Hasma is the oviducts and surrounding fatty tissue of a species of frog (Rana temporaria chensinensis David (Fam. Ranidae) – snow frog or forest frog) found in the forests of the far north of China in Heilongjiang, Jilin and Liaoning provinces. Known in Chinese as 雪蛤 xuě há (literally ‘snow frog’) or 雪蛤膏 xuě há gāo (snow frog fat), it is mainly used as an ingredient in sweet dishes, cakes etc, especially in Hong Kong style Cantonese cuisine.

 

DriedHasma.jpg

 

It is sometimes available dried in local markets and supermarkets, but more often crops up in restaurant dishes or as an ingredient in pre-packaged sweets such as these:

 

hasmasweets.jpg

  • Like 5

Share this post


Link to post
Share on other sites

A very common dish served at banquets is sugar coated taro (or potato). Again, it doesn't come at the end of the meal, but randomly. In western cuisine, I think it would be classified as dessert.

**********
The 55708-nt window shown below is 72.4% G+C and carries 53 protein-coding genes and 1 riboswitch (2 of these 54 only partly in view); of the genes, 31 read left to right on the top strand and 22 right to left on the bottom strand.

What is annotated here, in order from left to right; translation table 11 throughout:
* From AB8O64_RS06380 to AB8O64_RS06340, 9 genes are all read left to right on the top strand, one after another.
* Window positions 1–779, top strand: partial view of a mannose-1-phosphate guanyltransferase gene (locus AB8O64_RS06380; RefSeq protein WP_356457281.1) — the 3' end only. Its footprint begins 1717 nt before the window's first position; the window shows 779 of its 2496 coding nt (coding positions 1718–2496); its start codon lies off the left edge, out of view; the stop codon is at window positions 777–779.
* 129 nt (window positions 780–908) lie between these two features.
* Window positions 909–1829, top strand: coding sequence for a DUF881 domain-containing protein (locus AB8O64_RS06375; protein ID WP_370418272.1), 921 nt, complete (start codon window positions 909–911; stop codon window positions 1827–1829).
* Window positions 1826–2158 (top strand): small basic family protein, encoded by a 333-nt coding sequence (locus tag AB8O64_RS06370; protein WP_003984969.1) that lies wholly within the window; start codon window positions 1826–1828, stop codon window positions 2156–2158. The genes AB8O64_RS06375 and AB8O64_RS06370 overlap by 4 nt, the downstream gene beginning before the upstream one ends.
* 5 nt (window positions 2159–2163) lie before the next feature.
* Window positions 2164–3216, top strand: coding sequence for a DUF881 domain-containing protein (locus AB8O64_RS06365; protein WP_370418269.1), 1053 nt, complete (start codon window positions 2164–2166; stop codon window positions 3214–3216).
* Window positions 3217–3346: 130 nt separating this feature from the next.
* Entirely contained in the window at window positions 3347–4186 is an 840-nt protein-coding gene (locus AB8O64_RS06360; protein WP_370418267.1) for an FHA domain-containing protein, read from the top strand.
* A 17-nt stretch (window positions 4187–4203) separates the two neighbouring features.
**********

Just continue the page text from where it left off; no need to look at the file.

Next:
It is basically deep fried taro chunks which are coated with melted sugar. Served with a bowl of cold water. You grab a piece, dip it in the water to cool it and crisp up the sugar. Then eat it.

 

No picture but here is a recipe for a potato version (although taro is much more common).

  • Like 4

Share this post


Link to post
Share on other sites

Chilled silken tofu with syrup is very popular.

 

dcarch 

  • Like 1

Share this post


Link to post
Share on other sites

Chilled silken tofu with syrup is very popular.

 

dcarch 

 

Yes, but it's street food. Not a dessert in the western sense.

Share this post


Link to post
Share on other sites

This is where you buy “silken” tofu with syrup. In Chinese, 豆花, or 豆腐花 (豆腐花).

 

doufuhua1.jpg

 

Your chances of being served it in a restaurant or even a family meal are negligible.

 

douhua.jpg

  • Like 3

Share this post


Link to post
Share on other sites

Here is a true oddity.

 

Hasma is the oviducts and surrounding fatty tissue of a species of frog (Rana temporaria chensinensis David (Fam. Ranidae) – snow frog or forest frog) found in the forests of the far north of China in Heilongjiang, Jilin and Liaoning provinces. Known in Chinese as 雪蛤 xuě há (literally ‘snow frog’) or 雪蛤膏 xuě há gāo (snow frog fat), it is mainly used as an ingredient in sweet dishes, cakes etc, especially in Hong Kong style Cantonese cuisine.